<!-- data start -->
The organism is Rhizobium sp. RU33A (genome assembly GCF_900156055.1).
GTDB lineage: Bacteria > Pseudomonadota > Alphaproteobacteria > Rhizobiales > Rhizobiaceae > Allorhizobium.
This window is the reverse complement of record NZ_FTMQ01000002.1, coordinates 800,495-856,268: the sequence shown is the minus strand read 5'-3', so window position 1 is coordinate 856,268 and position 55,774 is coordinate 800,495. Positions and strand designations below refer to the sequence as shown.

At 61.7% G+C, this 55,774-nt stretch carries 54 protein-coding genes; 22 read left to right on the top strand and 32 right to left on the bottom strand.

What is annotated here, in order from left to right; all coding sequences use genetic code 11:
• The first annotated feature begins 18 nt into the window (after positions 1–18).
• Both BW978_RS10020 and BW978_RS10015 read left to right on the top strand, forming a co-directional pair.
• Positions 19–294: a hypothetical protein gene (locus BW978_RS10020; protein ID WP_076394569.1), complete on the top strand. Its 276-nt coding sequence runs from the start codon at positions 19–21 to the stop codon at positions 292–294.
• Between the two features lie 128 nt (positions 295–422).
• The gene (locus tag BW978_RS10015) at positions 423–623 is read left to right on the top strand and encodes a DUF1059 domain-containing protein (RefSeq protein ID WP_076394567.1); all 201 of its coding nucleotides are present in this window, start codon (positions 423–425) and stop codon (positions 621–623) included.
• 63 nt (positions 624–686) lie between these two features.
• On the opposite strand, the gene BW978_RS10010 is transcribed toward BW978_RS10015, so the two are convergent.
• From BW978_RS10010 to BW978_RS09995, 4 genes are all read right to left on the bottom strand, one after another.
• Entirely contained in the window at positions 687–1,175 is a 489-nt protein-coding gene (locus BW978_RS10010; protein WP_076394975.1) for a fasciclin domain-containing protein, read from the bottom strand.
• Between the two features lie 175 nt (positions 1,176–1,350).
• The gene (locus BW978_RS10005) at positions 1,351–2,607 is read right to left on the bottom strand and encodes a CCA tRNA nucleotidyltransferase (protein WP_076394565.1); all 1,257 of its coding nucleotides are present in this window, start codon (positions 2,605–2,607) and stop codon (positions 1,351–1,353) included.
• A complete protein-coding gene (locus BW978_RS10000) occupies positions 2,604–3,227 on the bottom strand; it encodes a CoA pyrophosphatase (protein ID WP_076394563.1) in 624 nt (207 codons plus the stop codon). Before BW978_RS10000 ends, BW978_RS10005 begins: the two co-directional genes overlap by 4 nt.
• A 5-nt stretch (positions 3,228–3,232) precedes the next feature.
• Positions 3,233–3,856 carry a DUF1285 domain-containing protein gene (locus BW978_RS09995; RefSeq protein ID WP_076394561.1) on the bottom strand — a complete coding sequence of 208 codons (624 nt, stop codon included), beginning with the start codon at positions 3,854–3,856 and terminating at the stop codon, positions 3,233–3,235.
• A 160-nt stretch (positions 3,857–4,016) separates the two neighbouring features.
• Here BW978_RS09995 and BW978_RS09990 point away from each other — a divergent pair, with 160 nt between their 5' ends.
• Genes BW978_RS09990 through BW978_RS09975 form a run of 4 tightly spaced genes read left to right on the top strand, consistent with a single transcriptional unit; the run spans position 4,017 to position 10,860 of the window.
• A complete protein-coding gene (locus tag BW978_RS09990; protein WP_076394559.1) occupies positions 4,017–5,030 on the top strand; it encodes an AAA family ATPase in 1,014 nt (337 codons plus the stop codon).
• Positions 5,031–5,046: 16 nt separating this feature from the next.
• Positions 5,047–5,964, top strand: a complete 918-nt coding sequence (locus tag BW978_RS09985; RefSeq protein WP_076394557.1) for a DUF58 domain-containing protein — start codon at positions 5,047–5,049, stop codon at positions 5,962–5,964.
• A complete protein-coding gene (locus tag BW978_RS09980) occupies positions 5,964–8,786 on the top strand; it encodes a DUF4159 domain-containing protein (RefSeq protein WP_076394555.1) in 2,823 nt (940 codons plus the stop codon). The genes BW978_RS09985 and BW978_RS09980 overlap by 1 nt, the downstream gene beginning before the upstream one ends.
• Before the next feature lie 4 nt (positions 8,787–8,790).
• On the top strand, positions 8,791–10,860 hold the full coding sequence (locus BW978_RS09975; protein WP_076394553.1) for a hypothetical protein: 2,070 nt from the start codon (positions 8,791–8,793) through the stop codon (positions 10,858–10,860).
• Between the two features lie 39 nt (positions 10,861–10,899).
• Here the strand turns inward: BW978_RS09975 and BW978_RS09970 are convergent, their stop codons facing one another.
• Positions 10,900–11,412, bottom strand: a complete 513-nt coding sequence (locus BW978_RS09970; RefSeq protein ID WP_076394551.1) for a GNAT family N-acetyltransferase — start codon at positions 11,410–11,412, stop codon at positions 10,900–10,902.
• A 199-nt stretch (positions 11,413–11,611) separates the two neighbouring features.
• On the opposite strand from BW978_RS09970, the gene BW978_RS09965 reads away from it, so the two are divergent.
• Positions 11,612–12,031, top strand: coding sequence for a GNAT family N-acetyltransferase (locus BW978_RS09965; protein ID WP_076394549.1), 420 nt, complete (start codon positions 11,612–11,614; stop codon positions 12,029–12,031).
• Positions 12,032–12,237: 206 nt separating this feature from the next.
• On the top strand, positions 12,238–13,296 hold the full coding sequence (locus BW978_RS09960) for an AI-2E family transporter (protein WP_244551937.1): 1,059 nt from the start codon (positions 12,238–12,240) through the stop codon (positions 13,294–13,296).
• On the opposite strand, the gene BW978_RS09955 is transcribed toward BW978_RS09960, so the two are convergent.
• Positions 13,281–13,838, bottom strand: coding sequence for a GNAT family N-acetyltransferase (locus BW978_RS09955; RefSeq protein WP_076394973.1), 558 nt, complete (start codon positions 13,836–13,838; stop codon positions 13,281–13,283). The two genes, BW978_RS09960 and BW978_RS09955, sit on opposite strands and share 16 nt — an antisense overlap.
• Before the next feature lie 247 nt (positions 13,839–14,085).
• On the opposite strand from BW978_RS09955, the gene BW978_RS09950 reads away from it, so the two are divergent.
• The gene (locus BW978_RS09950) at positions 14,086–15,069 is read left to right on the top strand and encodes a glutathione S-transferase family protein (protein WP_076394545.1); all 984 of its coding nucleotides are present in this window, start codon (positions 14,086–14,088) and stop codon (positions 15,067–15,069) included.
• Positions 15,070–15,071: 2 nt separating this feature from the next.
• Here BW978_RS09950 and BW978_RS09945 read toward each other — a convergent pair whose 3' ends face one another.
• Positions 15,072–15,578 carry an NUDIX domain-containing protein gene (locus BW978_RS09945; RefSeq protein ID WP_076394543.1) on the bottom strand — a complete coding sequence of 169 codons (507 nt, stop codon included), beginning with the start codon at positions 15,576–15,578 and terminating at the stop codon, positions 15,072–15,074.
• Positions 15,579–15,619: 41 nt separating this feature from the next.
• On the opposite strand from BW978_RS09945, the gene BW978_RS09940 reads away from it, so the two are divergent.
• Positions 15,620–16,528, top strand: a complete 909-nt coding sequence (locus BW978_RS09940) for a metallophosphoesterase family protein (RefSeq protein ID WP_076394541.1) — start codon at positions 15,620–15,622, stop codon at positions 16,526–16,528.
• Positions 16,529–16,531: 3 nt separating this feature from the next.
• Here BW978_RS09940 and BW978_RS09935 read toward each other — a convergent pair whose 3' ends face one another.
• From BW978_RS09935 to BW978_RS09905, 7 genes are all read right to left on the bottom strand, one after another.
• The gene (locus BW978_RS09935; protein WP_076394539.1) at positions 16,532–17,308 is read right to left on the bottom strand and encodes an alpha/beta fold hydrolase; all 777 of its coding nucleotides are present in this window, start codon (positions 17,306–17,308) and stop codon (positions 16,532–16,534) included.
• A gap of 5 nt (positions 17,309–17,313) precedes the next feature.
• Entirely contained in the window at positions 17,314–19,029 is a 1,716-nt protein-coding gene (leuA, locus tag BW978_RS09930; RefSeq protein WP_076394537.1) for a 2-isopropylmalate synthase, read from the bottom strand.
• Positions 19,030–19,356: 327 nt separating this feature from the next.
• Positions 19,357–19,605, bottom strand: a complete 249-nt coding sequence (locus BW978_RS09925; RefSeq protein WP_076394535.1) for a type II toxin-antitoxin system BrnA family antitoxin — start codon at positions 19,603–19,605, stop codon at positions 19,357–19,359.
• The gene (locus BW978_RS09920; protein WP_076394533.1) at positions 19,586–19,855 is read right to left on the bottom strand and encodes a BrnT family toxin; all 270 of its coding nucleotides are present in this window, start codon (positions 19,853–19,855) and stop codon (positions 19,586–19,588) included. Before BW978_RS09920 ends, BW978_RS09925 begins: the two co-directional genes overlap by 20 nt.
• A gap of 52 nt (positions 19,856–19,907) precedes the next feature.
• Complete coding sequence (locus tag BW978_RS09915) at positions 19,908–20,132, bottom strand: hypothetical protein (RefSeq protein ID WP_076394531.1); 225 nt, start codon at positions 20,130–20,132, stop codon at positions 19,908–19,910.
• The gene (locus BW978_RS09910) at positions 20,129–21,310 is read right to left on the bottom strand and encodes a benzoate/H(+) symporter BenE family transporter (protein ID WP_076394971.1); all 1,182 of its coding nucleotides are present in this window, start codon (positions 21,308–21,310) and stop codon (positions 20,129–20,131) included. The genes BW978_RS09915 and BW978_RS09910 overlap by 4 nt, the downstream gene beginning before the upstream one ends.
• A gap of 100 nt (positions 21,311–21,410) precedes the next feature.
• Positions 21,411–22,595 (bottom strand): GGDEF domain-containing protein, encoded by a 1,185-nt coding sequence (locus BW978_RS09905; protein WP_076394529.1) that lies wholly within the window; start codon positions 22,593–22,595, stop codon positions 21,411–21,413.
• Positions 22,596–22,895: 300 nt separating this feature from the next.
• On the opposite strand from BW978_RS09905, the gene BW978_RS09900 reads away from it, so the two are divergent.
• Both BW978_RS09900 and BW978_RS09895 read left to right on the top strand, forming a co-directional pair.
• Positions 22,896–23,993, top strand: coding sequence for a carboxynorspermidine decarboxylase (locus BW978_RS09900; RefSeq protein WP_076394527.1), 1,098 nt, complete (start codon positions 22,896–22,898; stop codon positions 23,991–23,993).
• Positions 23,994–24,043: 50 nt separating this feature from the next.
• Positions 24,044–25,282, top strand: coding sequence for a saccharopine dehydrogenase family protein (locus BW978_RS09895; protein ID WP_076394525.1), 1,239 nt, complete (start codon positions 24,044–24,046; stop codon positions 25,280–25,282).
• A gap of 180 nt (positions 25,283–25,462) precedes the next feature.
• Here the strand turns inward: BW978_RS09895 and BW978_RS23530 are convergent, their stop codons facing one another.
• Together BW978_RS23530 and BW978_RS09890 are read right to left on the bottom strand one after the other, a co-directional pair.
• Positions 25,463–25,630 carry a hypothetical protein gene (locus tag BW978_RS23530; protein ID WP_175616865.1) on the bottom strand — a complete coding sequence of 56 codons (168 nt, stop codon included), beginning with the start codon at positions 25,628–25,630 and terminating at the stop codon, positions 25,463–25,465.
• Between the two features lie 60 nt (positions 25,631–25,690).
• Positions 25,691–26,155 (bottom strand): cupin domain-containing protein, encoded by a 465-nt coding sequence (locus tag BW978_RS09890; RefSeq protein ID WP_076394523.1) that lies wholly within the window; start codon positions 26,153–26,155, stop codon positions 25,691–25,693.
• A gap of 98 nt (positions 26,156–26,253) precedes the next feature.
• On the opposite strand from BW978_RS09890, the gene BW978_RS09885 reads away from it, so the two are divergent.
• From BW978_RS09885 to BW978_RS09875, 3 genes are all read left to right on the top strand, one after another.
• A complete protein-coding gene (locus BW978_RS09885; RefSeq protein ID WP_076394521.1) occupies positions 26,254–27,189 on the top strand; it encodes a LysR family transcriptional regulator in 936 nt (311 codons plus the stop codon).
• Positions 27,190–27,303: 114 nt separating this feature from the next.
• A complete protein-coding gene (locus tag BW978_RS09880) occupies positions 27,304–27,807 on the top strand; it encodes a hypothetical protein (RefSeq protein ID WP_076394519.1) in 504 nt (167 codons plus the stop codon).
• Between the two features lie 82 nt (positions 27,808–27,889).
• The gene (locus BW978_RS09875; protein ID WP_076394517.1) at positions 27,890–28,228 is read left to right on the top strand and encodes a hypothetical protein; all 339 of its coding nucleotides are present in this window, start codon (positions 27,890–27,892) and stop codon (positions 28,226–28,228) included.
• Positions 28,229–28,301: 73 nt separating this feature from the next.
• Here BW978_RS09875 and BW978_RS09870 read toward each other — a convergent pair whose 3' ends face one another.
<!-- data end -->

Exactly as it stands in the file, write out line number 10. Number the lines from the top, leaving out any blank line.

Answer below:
• The gene (locus tag BW978_RS10015) at positions 423–623 is read left to right on the top strand and encodes a DUF1059 domain-containing protein (RefSeq protein ID WP_076394567.1); all 201 of its coding nucleotides are present in this window, start codon (positions 423–425) and stop codon (positions 621–623) included.